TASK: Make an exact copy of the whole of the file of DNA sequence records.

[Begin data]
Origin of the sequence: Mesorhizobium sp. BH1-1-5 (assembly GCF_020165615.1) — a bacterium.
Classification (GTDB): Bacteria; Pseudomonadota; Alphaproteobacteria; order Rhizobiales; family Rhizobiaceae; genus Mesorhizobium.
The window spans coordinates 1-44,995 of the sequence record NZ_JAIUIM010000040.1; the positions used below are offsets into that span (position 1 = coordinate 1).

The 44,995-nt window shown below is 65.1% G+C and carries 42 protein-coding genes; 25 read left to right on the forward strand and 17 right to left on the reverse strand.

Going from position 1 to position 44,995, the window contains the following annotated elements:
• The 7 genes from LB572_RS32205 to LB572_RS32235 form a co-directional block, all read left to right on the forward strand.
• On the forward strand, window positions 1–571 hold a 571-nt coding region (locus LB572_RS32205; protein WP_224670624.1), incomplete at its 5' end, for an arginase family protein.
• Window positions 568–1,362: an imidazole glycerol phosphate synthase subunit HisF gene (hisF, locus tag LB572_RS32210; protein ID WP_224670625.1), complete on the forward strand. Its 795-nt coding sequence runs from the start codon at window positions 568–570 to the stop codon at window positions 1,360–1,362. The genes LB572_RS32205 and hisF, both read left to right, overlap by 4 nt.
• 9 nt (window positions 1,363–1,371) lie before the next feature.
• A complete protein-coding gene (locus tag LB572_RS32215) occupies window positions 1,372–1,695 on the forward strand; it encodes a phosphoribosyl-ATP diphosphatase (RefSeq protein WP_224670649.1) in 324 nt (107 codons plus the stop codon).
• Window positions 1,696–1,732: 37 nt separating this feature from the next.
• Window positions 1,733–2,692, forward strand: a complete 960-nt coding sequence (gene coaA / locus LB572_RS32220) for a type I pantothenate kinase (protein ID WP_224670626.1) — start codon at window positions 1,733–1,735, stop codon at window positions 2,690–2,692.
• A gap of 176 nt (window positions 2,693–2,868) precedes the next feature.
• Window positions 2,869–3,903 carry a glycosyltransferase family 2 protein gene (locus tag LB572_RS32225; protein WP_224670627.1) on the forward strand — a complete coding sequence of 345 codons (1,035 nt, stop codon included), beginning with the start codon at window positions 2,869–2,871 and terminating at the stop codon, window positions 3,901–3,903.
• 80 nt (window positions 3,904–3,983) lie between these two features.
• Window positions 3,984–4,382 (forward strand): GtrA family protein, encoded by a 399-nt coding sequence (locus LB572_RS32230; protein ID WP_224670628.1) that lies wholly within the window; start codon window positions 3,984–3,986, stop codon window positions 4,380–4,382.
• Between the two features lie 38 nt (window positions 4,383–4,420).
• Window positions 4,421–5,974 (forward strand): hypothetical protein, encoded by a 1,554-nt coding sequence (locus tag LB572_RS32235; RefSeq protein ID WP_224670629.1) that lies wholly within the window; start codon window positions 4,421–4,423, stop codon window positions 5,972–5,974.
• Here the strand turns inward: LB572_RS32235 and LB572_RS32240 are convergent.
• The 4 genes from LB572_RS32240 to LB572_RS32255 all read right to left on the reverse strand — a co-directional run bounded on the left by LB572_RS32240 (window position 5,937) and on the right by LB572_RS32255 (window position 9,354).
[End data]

Origin of the sequence: Mesorhizobium sp. BH1-1-5 (assembly GCF_020165615.1) — a bacterium.
Classification (GTDB): Bacteria; Pseudomonadota; Alphaproteobacteria; order Rhizobiales; family Rhizobiaceae; genus Mesorhizobium.
The window spans coordinates 1-44,995 of the sequence record NZ_JAIUIM010000040.1; the positions used below are offsets into that span (position 1 = coordinate 1).

The 44,995-nt window shown below is 65.1% G+C and carries 42 protein-coding genes; 25 read left to right on the forward strand and 17 right to left on the reverse strand.

Going from position 1 to position 44,995, the window contains the following annotated elements:
• The 7 genes from LB572_RS32205 to LB572_RS32235 form a co-directional block, all read left to right on the forward strand.
• On the forward strand, window positions 1–571 hold a 571-nt coding region (locus LB572_RS32205; protein WP_224670624.1), incomplete at its 5' end, for an arginase family protein.
• Window positions 568–1,362: an imidazole glycerol phosphate synthase subunit HisF gene (hisF, locus tag LB572_RS32210; protein ID WP_224670625.1), complete on the forward strand. Its 795-nt coding sequence runs from the start codon at window positions 568–570 to the stop codon at window positions 1,360–1,362. The genes LB572_RS32205 and hisF, both read left to right, overlap by 4 nt.
• 9 nt (window positions 1,363–1,371) lie before the next feature.
• A complete protein-coding gene (locus tag LB572_RS32215) occupies window positions 1,372–1,695 on the forward strand; it encodes a phosphoribosyl-ATP diphosphatase (RefSeq protein WP_224670649.1) in 324 nt (107 codons plus the stop codon).
• Window positions 1,696–1,732: 37 nt separating this feature from the next.
• Window positions 1,733–2,692, forward strand: a complete 960-nt coding sequence (gene coaA / locus LB572_RS32220) for a type I pantothenate kinase (protein ID WP_224670626.1) — start codon at window positions 1,733–1,735, stop codon at window positions 2,690–2,692.
• A gap of 176 nt (window positions 2,693–2,868) precedes the next feature.
• Window positions 2,869–3,903 carry a glycosyltransferase family 2 protein gene (locus tag LB572_RS32225; protein WP_224670627.1) on the forward strand — a complete coding sequence of 345 codons (1,035 nt, stop codon included), beginning with the start codon at window positions 2,869–2,871 and terminating at the stop codon, window positions 3,901–3,903.
• 80 nt (window positions 3,904–3,983) lie between these two features.
• Window positions 3,984–4,382 (forward strand): GtrA family protein, encoded by a 399-nt coding sequence (locus LB572_RS32230; protein ID WP_224670628.1) that lies wholly within the window; start codon window positions 3,984–3,986, stop codon window positions 4,380–4,382.
• Between the two features lie 38 nt (window positions 4,383–4,420).
• Window positions 4,421–5,974 (forward strand): hypothetical protein, encoded by a 1,554-nt coding sequence (locus tag LB572_RS32235; RefSeq protein ID WP_224670629.1) that lies wholly within the window; start codon window positions 4,421–4,423, stop codon window positions 5,972–5,974.
• Here the strand turns inward: LB572_RS32235 and LB572_RS32240 are convergent.
• The 4 genes from LB572_RS32240 to LB572_RS32255 all read right to left on the reverse strand — a co-directional run bounded on the left by LB572_RS32240 (window position 5,937) and on the right by LB572_RS32255 (window position 9,354).